Mary Ann Anderson, author of Ida Lupino: Beyond the Camera (2011), who also appeared at the screening, first met the filmmaker in 1983. “Ida told me I was not mean enough to be an agent, so she hired me as her personal assistant instead.” At the time, Lupino was living on residuals totaling about $400 month. She needed her Social Security benefits and Screen Actors Guild pension, and when she went to apply for her Directors Guild pension, she “had to prove her [directing] credits, even though she was the most prolific female director of her generation,” Anderson said.
Though Lupino—whose centennial is this year—directed lots of episodic TV and several studio dramas, including “Never Fear” (1950) and “The Bigamist” (1953), her favorite directorial effort was the fluffy comedy “The Trouble With Angels” (1966), Anderson said, because “she didn’t have raise money to get it made.”
Lupino was “a madcap with a quick temper,” Anderson recalled. “She was like Auntie Mame. She loved to watch TV and make up her own dialogue, which she would bark back at the set. One day she had thrown her patio furniture into her swimming pool, then asked, ‘Has anyone seen Howard Duff? [her third husband, who she was in the process of divorcing]. He might be floating around in there.”
“Sweet Sweetback’s Baadasssss Song” (1971): Move over, “Black Panther,” the man who gave the world the first black superhero 47 years ago was in the house. Welcoming the movie’s auteur to the stage, film scholar Jacqueline Stewart, a professor in the University of Chicago’s Department of Cinema and Media Studies, said, “Here we have a living pioneer of African-American cinema. He has broken all kinds of barriers and was influential to many black indie filmmakers. With ‘Sweetback,’ Melvin Van Peebles created a blueprint for telling a new kind of story. ‘Sweetback’ does not to try to explain the black experience; instead, the film immerses you in it. It subverted and revolutionized the film industry.”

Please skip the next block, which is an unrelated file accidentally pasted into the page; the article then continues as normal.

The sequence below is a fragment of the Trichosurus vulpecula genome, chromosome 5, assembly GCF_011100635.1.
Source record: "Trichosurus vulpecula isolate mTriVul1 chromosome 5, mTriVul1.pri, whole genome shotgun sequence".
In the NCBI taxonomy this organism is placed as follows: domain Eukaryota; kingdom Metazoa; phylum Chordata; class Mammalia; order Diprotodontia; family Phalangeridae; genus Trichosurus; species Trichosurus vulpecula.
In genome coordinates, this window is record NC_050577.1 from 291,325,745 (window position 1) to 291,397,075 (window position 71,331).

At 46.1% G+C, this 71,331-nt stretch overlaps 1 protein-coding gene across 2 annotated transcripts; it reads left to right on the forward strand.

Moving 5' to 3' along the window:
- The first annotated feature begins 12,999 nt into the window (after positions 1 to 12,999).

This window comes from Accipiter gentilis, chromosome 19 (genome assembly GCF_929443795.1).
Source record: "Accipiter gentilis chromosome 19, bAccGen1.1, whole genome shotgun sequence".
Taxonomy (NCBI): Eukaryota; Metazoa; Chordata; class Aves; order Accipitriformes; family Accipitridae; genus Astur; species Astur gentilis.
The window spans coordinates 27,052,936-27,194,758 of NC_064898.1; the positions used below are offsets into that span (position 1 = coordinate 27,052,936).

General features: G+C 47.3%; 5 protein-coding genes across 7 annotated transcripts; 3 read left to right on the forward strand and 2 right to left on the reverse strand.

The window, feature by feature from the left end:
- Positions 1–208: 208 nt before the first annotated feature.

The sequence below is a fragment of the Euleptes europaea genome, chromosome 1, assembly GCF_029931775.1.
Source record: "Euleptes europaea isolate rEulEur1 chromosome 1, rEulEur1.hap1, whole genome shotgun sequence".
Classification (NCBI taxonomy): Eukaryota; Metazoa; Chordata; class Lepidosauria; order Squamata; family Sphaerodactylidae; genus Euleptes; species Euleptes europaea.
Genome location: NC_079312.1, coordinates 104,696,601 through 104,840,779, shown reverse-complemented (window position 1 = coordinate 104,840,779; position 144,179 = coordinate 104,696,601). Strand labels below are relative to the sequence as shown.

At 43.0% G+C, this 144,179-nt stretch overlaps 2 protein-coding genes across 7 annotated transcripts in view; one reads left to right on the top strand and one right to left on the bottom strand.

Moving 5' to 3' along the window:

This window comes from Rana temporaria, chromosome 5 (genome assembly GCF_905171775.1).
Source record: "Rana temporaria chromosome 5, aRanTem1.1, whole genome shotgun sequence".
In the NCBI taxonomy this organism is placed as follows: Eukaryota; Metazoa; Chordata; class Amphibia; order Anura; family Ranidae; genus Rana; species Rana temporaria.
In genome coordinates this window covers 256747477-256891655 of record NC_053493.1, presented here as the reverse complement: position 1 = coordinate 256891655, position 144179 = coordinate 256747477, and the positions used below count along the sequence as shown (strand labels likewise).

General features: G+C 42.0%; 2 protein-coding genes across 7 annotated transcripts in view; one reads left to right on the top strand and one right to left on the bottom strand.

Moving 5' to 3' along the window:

A Chicago native, Van Peebles wrote, scored, produced, directed and acted in “Sweetback.” He received a standing ovation when he walked onstage, assisted by his filmmaker son, Mario. “I haven’t had this much fun with my clothes on in years,” he said. “I’m so proud and pleased to be here.”
At 85, still feisty in spirit but physically frail in appearance, the elder Van Peebles let Mario do most of the talking. His son recalled how his dad “claimed to be making a porn film, so he wouldn’t have to pay scale” to the cast and crew. At its original release, “Sweetback” was called “violent, sadistic, obscene” and more. Van Peebles capitalized on the expected outrage with his tagline of “Rated X by an all-white jury.”
Describing “Sweetback” as “a ghetto opera,” Mario Van Peebles emphasized the role of music in the movie, which featured Earth, Wind & Fire, in the Chicago-based R&B/funk/rock group’s breakthrough. “American film music often had nothing to do with black reality, but Dad changed that.“ His father’s success helped to pave the way for black filmmakers such as “Spike Lee, John Singleton and the Hudlins,” Mario said, but even more important, “I saw my dad unite behind gender, color lines, everything, before it was fashionable to do so. His over-all concern was not just for our family, it was with the human family.”
“Woman of the Year” (1942): Introducing George Stevens’ comedy, the first of nine films pairing Katharine Hepburn and Spencer Tracy, actor Keith Carradine called it “my favorite Tracy and Hepburn film because you can see these two falling in love on the set.”